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A perfectly rehearsed countdown ahead of the Ariane 6 first flight 05-30-2024 |  5 minutes


Hot-fire tests of the Ariane 6 stages: part 2

November 23, 2023 was a seminal date in the preparation for Ariane 6’s inaugural flight. At Europe’s Spaceport in French Guiana, the teams from the European Space Agency (ESA), ArianeGroup and the French space agency CNES successfully carried out a crucial test ahead of the first flight: the long-duration hot-fire test of the launcher’s main stage, following a complete launch countdown rehearsal.

This long-duration hot-fire test of the launcher’s main stage was a key moment in Ariane 6’s development and a crucial step in the combined test campaign at the spaceport in Kourou. It took place on November 23, 2023 and lasted about 30 hours, during which all the steps in a countdown leading to launch were rehearsed on the ground.

It began with switching on the launcher’s on-board avionics, followed by filling of the liquid helium subsystem, which is used to pressurize the main stage’s liquid oxygen tank. The dry air then had to be flushed from all the pipes and cavities in the launcher and replaced with neutral gases (helium or nitrogen). The aim was to ensure that there was not the slightest trace of humidity before cooling down the supply lines, first of all on the ground, then on-board the launcher, followed by chill-down of the tanks. 



Thermal shock

Without these preliminary operations, in other words if any traces of humidity were to remain, the sudden arrival of the cryogenic propellants (liquid hydrogen and oxygen) could create ice in the supply lines or the tanks, and the thermal shock resulting from the extreme temperature difference could cause structural damage. Given that the average ambient temperature in French Guiana is 35°C, while liquid hydrogen (LH2) is at -253°C and liquid oxygen (LOx) is at -183°C. Once the tanks have been chilled down, propellant filling begins.

Although only the main stage and its Vulcain 2.1 engine were ignited for this test, both of the launcher’s liquid propulsion stages were actually filled. These operations represent one of the major risks in a launch: the flowrate and temperature need to be constantly adjusted to ensure adequate filling and avoid potential leaks, both on the launcher and the ground installations. This was an opportunity to test the cryogenic connections between the launcher and the launch pad.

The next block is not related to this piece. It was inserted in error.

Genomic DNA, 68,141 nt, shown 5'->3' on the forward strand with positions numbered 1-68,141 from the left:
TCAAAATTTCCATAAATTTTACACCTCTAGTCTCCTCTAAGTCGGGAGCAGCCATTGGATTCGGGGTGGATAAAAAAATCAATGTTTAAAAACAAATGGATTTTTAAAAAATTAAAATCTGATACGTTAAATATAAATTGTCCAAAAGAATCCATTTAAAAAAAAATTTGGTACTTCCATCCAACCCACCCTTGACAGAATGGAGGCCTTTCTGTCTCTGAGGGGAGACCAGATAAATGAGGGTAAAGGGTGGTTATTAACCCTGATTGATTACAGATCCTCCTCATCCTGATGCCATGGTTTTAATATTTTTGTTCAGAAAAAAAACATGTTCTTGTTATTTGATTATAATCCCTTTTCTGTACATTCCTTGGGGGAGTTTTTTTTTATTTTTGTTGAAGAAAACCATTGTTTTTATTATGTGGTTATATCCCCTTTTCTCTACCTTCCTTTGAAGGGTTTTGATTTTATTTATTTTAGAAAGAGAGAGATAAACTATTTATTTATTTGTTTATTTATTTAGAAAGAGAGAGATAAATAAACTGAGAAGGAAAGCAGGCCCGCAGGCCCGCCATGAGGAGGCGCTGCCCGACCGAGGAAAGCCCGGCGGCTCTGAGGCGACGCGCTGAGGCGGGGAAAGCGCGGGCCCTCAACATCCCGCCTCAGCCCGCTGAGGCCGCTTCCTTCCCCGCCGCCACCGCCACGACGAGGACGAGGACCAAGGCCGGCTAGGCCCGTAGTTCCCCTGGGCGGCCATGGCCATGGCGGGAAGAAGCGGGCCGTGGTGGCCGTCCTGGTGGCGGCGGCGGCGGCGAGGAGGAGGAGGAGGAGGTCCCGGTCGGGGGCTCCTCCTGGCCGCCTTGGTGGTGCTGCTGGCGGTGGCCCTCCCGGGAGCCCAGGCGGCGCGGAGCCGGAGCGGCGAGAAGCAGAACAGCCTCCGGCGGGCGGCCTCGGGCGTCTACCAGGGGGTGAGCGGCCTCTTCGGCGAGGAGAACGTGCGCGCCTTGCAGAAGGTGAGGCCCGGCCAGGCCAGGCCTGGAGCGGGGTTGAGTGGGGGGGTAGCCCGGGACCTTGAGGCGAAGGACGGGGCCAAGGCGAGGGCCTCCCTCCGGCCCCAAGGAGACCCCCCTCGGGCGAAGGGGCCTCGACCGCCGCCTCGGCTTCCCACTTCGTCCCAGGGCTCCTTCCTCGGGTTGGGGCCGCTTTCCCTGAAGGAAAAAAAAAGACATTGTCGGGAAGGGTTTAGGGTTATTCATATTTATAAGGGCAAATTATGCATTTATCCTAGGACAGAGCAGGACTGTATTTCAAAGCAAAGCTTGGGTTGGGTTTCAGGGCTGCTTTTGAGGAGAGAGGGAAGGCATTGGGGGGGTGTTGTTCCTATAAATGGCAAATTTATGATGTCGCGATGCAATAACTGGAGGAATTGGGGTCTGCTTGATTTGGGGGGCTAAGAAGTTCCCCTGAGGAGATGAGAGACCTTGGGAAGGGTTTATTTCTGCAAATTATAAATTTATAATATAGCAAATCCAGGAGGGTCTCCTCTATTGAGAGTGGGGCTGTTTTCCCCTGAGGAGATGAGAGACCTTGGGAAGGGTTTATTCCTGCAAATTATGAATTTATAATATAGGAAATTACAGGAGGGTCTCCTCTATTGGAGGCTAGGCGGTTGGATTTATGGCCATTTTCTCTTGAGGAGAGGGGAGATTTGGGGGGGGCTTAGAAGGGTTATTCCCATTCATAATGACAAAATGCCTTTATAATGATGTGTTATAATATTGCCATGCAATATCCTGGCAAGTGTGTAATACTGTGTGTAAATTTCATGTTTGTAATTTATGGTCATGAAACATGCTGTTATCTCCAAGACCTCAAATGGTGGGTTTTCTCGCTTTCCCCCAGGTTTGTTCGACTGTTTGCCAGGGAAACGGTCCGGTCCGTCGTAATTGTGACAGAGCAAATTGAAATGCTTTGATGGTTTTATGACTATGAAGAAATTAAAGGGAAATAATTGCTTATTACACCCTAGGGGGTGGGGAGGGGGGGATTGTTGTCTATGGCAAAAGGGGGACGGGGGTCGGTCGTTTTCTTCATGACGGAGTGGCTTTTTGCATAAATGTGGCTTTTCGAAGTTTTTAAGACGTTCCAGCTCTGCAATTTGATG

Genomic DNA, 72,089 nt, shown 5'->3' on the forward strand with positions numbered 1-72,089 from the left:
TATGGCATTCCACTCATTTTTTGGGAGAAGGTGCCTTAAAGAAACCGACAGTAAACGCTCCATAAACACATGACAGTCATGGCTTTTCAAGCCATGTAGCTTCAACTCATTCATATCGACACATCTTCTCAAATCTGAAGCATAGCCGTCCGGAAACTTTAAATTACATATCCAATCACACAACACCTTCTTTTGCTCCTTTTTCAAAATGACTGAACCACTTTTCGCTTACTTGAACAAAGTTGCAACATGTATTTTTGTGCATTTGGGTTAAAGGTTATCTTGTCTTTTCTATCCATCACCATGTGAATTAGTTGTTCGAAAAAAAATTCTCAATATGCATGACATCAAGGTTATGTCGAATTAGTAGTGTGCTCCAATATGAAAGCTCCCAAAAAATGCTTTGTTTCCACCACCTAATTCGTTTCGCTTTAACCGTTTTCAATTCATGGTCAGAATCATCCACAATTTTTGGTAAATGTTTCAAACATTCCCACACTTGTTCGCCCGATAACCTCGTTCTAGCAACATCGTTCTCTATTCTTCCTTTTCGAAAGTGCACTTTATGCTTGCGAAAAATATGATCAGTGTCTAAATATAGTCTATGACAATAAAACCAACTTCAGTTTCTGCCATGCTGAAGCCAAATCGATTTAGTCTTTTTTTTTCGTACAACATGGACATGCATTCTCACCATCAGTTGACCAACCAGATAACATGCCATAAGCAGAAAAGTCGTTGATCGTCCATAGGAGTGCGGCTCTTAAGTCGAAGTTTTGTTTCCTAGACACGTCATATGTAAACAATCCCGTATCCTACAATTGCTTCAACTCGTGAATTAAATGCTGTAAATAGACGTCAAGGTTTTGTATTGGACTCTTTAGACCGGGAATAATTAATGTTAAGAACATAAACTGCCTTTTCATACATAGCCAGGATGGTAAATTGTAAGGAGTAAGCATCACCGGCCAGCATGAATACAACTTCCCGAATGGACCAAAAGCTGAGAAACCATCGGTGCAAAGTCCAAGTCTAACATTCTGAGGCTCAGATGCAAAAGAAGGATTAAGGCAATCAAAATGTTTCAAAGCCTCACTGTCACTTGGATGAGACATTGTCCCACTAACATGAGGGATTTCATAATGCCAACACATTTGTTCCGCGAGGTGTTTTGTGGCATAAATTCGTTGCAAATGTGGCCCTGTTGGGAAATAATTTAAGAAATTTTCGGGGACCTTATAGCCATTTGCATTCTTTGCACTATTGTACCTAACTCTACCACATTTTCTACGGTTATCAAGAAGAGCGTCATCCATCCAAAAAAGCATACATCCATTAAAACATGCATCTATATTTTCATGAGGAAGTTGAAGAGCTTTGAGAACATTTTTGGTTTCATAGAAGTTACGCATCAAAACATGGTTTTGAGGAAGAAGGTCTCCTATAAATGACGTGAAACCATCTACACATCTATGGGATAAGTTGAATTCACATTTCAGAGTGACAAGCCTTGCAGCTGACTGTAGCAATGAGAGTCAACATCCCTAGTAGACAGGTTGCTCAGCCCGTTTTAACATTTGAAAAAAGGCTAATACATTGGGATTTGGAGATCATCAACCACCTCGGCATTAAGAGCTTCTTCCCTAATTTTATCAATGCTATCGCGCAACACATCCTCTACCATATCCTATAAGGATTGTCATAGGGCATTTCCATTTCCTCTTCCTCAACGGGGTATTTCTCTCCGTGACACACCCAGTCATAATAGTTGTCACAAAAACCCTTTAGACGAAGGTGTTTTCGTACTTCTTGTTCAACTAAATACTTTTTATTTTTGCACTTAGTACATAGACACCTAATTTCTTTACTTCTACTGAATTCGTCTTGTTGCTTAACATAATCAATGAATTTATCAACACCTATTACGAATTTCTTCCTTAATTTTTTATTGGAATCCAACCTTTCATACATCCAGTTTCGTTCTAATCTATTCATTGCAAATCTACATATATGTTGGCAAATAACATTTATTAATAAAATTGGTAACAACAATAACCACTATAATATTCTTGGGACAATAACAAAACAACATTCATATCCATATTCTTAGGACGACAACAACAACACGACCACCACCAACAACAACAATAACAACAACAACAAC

180 tons of liquid hydrogen and oxygen

The main stage carries 150 tons of fuel: 25 tons of LH2 and 125 tons of LOx. For its part, the upper stage is filled with 30 tons of fuel: 5 tons of LH2 and 25 tons of LOx. In total, when filling is completed, the launcher carries 180 tons of propellant fuel. Chill-down then begins on the Vulcain 2.1 engine and its turbopumps through which these propellants will circulate at high speed.

Up to that point, the engineers in Kourou, in the CDL3 (Launch Center no. 3) control center, and back in Europe, notably at ArianeGroup’s concurrent engineering facility (Space Code) at the Les Mureaux site near Paris, closely monitor thousands of parameters on their screens. Then, automated verification of all the systems of the ground and launcher installations begins. They gradually switch to automatic mode, entirely controlled by the computers, with the screens in the control centers then showing the green “Prêt synchro” (ready for synchro) lights. 



Synchronized sequence

Five minutes before main stage ignition, the system enters the “synchronized sequence”, which becomes irreversible 13 seconds before “H0” (the moment of lift off). All the controls and commands then switch from the ground control benches to the launcher’s on-board avionics, which become autonomous. During this sequence, the slightest parameter deviating from its tolerance range will lead to a red light, placing the launcher in a holding configuration. The teams will then have to identify the source of the problem, define the cause and find solutions to allow a completely safe restart of the sequence.

If everything is still green at the end of the synchronized sequence, the system automatically initiates ignition of the Vulcain 2.1 engine, using the burners located in the launch pad. The hydrogen and oxygen flood into the combustion chamber and ignite, generating a thrust of 135 tons almost instantaneously. In stabilized operation, the engine consumes 760 liters per second and its turbopump rotates at more than 33,000 rpm. For this test, the engine operated without interruption for more than seven minutes, covering the main stage’s entire flight phase. Gimbaling of the Vulcain 2.1 engine was tested several times during this phase, because this function plays the essential role of piloting the launcher in flight after separation of the boosters.

Configuration readiness

Cutting the engine did not mean the test was over. The teams still had to carry out a whole series of operations: depressurizing the fluids equipment and lines, draining and cleaning out the tanks, in particular those of the upper stage which were still full, switching off the on-board electronic and electrical equipment, returning the mobile gantry to the launch pad, and so on. All these operations performed after the tests enabled the launcher’s configuration to be readied for further tests.

When the combined tests campaign finished, the CTM test model launcher was removed from the launch pad and disassembled for storage, leaving the way clear for the actual first-flight launcher.

“Perfect harmony: watching all the teams working together for the test was a like watching an orchestra performing.”

François Deneu, Ariane 6 Program Director.